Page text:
I bugged a woman in the next row and to the right.  “Would you please move?  You’re blocking the wall.”  She chuckled.

***

A standing ovation
Smiles all around
All is well

David Francey

Off I went on the subway last night to the first of my three concerts at Hugh’s Room, a small folk music venue. One of my musical heroes – David Francey – was the reason for the evening.  I was given a table for one tucked into a corner at the back.  I had a great sightline to the stage and “back” was actually pretty close.  I arrived really early because I had made a dinner reservation.

As people started coming in, I looked at them.  Almost all couples (sigh) and hardly anybody as old as me (no sigh).  Lots of laughing, lots of hugging … the room was bright and sweet.  I sat back in my little alcove and smiled a bit.  The universe was flowing along as it was meant to do.

A couple maybe in their 60s took their seats at the table in front of me.  She was on the left and he on the right.  I didn’t see them touch.  As David began singing, the gentleman leaned his head way to the right.  At first, I concentrated on maintaining the tiny window I was left with, but later I let in the distance between man and woman.  I urged them closer in my brain but that was not to be.

At intermission … how wrong I was.  My unknown friends shared large smiles.  He put his arm over her shoulder and she rubbed that arm lovingly.  And so my persona as keen analyst of the human condition frittered away.

In front of these two was a waist-high wall.  Beyond that towards the stage, the seating was lower so all I could see of those folks was their heads.  During the break, I saw a grey-haired fellow right at the front, looking ahead.  A woman was leaning the back of her head against his back.  How lovely, I thought.  Just the type of relationship I enjoy observing.

How wrong I was.  It was a trick of the eye, my view of this couple.  In fact, they weren’t a couple.  They weren’t even at the same table.  She was leaning forward, talking to her friends.  Gosh, a fellow can only be wrong so many times.  Can’t he?

And then there was David’s music.  He creates word pictures that any human being can relate to … all the emotions that bubble up over the course of a lifetime.

The joy of youth, as revealed in the song “Paper Boy”:

And my feet flew in the morning light
Racing the dawn as the sky grew bright
And everything in the world was right
When I was a paper boy

The angst of teenage passion (“Broken Glass”):

Saw you standing in the cafeteria line
I’d have given the world just to make you mine
Saw you at your locker, in the high school hall
And it didn’t take a minute for my heart to fall

The loss of love (“The Waking Hour”):

She was once my heart’s delight
My need and my desire
She was my day, she was my night
My water and my fire
And I was once the same to her
When we still walked together
But the heavy heart at the waking hour’s
Expecting heavy weather

Thank you, David, for your humanity
And the same gratitude for my fellow audience members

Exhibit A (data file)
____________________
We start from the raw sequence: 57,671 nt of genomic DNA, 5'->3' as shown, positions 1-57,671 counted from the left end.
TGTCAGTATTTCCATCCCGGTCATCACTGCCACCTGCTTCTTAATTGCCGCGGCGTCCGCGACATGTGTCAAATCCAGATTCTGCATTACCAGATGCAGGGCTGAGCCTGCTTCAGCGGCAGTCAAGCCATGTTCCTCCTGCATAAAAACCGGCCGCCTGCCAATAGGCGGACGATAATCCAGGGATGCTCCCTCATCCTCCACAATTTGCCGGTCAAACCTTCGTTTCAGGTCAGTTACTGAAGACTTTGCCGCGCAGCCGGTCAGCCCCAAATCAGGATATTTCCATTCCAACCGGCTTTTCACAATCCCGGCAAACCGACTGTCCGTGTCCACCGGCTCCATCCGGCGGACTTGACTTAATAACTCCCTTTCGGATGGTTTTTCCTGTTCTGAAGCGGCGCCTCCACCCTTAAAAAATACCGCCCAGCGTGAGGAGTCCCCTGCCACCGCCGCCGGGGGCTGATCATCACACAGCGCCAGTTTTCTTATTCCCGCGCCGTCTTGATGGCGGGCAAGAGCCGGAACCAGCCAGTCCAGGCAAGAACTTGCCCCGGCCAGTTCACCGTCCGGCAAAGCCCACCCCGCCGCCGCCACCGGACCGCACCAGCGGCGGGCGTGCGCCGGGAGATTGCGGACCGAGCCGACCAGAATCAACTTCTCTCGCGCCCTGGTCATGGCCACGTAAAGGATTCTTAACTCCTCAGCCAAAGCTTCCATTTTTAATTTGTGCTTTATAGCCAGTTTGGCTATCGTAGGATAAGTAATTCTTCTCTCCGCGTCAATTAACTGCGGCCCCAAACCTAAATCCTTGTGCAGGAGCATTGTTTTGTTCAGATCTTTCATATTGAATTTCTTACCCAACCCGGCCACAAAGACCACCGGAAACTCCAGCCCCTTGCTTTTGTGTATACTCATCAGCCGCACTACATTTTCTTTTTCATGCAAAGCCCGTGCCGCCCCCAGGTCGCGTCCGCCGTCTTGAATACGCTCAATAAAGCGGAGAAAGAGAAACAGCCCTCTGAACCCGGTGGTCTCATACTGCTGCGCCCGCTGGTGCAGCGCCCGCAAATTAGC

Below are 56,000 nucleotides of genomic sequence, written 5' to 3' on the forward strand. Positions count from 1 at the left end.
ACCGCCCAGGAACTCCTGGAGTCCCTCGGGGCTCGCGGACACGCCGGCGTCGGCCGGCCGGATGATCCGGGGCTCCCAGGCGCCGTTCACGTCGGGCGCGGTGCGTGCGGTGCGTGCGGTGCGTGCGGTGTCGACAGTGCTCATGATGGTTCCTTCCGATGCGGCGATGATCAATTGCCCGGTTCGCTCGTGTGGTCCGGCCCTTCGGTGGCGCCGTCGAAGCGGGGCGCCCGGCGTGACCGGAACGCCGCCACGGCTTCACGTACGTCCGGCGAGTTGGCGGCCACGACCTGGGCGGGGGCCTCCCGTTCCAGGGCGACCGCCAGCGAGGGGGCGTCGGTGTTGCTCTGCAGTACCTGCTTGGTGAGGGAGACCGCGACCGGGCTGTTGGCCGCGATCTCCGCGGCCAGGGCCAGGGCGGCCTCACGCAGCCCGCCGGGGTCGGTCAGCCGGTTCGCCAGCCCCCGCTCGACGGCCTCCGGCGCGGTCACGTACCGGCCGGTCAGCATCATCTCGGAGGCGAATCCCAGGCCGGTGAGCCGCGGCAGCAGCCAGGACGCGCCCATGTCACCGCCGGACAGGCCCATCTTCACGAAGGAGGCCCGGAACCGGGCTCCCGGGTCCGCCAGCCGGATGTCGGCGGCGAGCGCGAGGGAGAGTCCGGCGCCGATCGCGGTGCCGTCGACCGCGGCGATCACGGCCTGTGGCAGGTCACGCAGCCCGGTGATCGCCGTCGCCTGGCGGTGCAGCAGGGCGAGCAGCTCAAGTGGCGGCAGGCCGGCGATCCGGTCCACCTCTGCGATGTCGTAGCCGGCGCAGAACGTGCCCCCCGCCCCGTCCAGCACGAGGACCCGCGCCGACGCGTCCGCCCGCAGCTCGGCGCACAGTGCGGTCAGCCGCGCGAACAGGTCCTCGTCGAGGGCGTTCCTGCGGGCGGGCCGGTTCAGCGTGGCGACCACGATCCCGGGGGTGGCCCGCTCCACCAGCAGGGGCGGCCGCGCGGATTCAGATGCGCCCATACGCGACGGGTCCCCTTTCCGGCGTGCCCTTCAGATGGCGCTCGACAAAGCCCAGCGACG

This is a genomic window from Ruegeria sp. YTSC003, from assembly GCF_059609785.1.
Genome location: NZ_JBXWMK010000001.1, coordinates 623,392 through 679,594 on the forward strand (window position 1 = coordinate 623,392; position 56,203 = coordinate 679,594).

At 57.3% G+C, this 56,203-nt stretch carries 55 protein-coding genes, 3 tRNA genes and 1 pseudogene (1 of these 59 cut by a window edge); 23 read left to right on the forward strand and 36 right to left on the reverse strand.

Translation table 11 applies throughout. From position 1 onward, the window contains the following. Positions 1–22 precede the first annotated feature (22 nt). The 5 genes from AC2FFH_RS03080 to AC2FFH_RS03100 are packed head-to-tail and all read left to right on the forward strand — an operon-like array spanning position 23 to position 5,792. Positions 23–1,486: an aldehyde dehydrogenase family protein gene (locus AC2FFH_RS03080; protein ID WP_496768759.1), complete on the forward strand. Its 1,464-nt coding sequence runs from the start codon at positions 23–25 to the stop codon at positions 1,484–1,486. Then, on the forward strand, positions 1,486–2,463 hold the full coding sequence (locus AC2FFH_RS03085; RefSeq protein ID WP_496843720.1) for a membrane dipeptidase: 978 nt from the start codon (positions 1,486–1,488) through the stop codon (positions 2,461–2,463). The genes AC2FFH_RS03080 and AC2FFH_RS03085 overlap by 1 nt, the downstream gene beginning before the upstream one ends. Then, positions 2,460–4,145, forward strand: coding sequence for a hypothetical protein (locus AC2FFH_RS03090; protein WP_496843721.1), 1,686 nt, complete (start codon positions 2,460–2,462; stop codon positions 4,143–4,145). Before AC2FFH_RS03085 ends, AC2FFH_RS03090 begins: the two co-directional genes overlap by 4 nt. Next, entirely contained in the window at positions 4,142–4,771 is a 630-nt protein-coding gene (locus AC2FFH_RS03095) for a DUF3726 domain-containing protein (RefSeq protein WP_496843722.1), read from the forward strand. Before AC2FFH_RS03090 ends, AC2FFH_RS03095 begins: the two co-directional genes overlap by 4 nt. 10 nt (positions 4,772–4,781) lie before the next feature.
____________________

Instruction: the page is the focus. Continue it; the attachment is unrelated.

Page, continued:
All Of Life’s Hues

Life is timing, I’d say.  Months ago, after Jody died, I decided to buy a ticket to see Celtic Woman on March 25, 2015.  Jody and I loved to watch their DVDs.  Some truly enchanting songs.

Nearly four weeks ago, I started coughing.  Bronchitis, the doctor said.  It subsided for awhile but came back with a vengeance maybe four days ago – deep coughs, lots of mucus, stuffed nose, and intermittent nausea.

So, what to do?  Well, go to the concert.  I sat down next to my unsuspecting neighbours and tried my darndest not to cough.  The first song (three sublime female voices and a brilliant violinist) wasn’t bad, but halfway through the second one I was rocked with eruptions.  Totally unfair to the audience members.  I told the woman to my left that I’d be leaving at the end of the song, and to be ready.  She was feeling for me.

I made my stumble along the row, apologizing mightily.  Then down the tunnel to the concourse, where I just about fell onto a bench.  Down went my head and up came the mucus.  Later, I wondered how my noises echoed in the empty space, empty except for several employees getting ready to serve drinks and snacks.  One woman brought me over a paper cup for water.  Thank you.  A supervisor said she’d search for an empty area in the arena where I could enjoy the show and not disturb other patrons.  Thank you.  A third woman suggested I stand beside her in the tunnel and catch a glimpse of things that way.  Thank you.

But I wasn’t ready for any of that.  My ample supply of Kleenexes was dwindling and the mucus wasn’t.  And I was dizzy.  Somewhere far, far away I could hear the sweet strains of “Danny Boy”, one of Jody’s and my favourites.  Beauty and spasms with their arms around each other.

Later, I felt strong enough to stand in the tunnel, leaning on the handrail.  Such a unique view of the music.  Then, from behind a blackout curtain, came the supervisor.  She had found a spot for me.  Up the escalator we went, and then past a balcony filled with folks enjoying their meals at tables.  Through a secret door, and then another secret door.  And there I was – in a private box, which normally would seat twenty, but tonight was dark.  Thank you again.

Coughing continued, but at least people were far away.  And down below me, I listened to the magic of melody and harmony: “Amazing Grace”, “Caledonia”, “You Raise Me Up” and “The Parting Glass”.  Jody and I held hands and sang along.  I cried when she raised me up.  She thanked me for bringing her.  “The pleasure was all mine, my dear.”

Just your basic date night.